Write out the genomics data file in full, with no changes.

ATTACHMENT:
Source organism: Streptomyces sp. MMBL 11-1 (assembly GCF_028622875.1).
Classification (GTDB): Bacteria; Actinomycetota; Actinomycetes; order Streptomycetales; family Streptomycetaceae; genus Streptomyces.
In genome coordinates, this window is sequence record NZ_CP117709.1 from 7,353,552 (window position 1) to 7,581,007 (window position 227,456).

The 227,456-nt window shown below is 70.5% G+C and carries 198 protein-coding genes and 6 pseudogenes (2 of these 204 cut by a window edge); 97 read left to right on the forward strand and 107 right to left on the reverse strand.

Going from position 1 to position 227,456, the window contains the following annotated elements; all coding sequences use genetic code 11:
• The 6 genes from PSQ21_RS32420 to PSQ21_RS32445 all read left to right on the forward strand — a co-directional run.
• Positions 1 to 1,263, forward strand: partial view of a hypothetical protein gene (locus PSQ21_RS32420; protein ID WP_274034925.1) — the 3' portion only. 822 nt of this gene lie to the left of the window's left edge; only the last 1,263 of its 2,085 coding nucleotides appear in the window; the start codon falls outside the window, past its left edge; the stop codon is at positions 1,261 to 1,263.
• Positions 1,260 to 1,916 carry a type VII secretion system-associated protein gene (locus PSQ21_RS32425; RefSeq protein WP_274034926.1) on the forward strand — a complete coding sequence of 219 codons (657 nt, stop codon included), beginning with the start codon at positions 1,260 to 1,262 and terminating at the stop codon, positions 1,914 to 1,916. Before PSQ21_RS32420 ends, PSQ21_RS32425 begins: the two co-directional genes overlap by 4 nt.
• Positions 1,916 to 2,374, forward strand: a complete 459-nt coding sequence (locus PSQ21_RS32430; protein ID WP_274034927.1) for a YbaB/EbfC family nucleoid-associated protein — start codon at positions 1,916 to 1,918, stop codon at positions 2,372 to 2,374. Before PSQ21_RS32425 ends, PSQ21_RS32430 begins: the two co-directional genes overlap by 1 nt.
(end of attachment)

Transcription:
Source organism: Streptomyces sp. MMBL 11-1 (assembly GCF_028622875.1).
Classification (GTDB): Bacteria; Actinomycetota; Actinomycetes; order Streptomycetales; family Streptomycetaceae; genus Streptomyces.
In genome coordinates, this window is sequence record NZ_CP117709.1 from 7,353,552 (window position 1) to 7,581,007 (window position 227,456).

The 227,456-nt window shown below is 70.5% G+C and carries 198 protein-coding genes and 6 pseudogenes (2 of these 204 cut by a window edge); 97 read left to right on the forward strand and 107 right to left on the reverse strand.

Going from position 1 to position 227,456, the window contains the following annotated elements; all coding sequences use genetic code 11:
• The 6 genes from PSQ21_RS32420 to PSQ21_RS32445 all read left to right on the forward strand — a co-directional run.
• Positions 1 to 1,263, forward strand: partial view of a hypothetical protein gene (locus PSQ21_RS32420; protein ID WP_274034925.1) — the 3' portion only. 822 nt of this gene lie to the left of the window's left edge; only the last 1,263 of its 2,085 coding nucleotides appear in the window; the start codon falls outside the window, past its left edge; the stop codon is at positions 1,261 to 1,263.
• Positions 1,260 to 1,916 carry a type VII secretion system-associated protein gene (locus PSQ21_RS32425; RefSeq protein WP_274034926.1) on the forward strand — a complete coding sequence of 219 codons (657 nt, stop codon included), beginning with the start codon at positions 1,260 to 1,262 and terminating at the stop codon, positions 1,914 to 1,916. Before PSQ21_RS32420 ends, PSQ21_RS32425 begins: the two co-directional genes overlap by 4 nt.
• Positions 1,916 to 2,374, forward strand: a complete 459-nt coding sequence (locus PSQ21_RS32430; protein ID WP_274034927.1) for a YbaB/EbfC family nucleoid-associated protein — start codon at positions 1,916 to 1,918, stop codon at positions 2,372 to 2,374. Before PSQ21_RS32425 ends, PSQ21_RS32430 begins: the two co-directional genes overlap by 1 nt.